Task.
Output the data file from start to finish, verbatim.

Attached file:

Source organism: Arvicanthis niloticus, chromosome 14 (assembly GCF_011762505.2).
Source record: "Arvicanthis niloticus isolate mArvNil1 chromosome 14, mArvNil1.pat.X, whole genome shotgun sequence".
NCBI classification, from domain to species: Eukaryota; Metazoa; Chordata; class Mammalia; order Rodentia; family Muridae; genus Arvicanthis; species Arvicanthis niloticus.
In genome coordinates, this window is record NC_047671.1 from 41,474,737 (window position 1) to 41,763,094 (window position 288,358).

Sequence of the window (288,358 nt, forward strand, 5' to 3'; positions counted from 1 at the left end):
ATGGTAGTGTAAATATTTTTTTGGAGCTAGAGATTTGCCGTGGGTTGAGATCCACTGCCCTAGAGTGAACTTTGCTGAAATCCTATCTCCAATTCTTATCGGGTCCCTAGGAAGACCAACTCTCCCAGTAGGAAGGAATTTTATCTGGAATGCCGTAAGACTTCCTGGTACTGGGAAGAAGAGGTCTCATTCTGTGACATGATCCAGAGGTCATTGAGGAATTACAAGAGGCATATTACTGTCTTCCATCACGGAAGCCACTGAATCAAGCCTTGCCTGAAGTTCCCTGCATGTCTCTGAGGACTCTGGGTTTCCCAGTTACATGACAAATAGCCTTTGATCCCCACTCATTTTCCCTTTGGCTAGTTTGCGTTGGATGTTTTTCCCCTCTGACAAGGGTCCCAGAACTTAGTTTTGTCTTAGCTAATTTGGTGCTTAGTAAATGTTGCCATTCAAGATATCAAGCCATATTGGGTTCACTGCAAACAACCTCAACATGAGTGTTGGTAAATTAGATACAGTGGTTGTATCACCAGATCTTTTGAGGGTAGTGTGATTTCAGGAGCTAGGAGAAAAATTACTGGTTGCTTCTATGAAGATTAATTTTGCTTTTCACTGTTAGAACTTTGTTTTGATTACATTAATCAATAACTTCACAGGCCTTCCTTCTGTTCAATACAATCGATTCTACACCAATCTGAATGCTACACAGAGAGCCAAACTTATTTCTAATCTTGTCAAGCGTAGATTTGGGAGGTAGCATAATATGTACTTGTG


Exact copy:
Source organism: Arvicanthis niloticus, chromosome 14 (assembly GCF_011762505.2).
Source record: "Arvicanthis niloticus isolate mArvNil1 chromosome 14, mArvNil1.pat.X, whole genome shotgun sequence".
NCBI classification, from domain to species: Eukaryota; Metazoa; Chordata; class Mammalia; order Rodentia; family Muridae; genus Arvicanthis; species Arvicanthis niloticus.
In genome coordinates, this window is record NC_047671.1 from 41,474,737 (window position 1) to 41,763,094 (window position 288,358).

Sequence of the window (288,358 nt, forward strand, 5' to 3'; positions counted from 1 at the left end):
ATGGTAGTGTAAATATTTTTTTGGAGCTAGAGATTTGCCGTGGGTTGAGATCCACTGCCCTAGAGTGAACTTTGCTGAAATCCTATCTCCAATTCTTATCGGGTCCCTAGGAAGACCAACTCTCCCAGTAGGAAGGAATTTTATCTGGAATGCCGTAAGACTTCCTGGTACTGGGAAGAAGAGGTCTCATTCTGTGACATGATCCAGAGGTCATTGAGGAATTACAAGAGGCATATTACTGTCTTCCATCACGGAAGCCACTGAATCAAGCCTTGCCTGAAGTTCCCTGCATGTCTCTGAGGACTCTGGGTTTCCCAGTTACATGACAAATAGCCTTTGATCCCCACTCATTTTCCCTTTGGCTAGTTTGCGTTGGATGTTTTTCCCCTCTGACAAGGGTCCCAGAACTTAGTTTTGTCTTAGCTAATTTGGTGCTTAGTAAATGTTGCCATTCAAGATATCAAGCCATATTGGGTTCACTGCAAACAACCTCAACATGAGTGTTGGTAAATTAGATACAGTGGTTGTATCACCAGATCTTTTGAGGGTAGTGTGATTTCAGGAGCTAGGAGAAAAATTACTGGTTGCTTCTATGAAGATTAATTTTGCTTTTCACTGTTAGAACTTTGTTTTGATTACATTAATCAATAACTTCACAGGCCTTCCTTCTGTTCAATACAATCGATTCTACACCAATCTGAATGCTACACAGAGAGCCAAACTTATTTCTAATCTTGTCAAGCGTAGATTTGGGAGGTAGCATAATATGTACTTGTG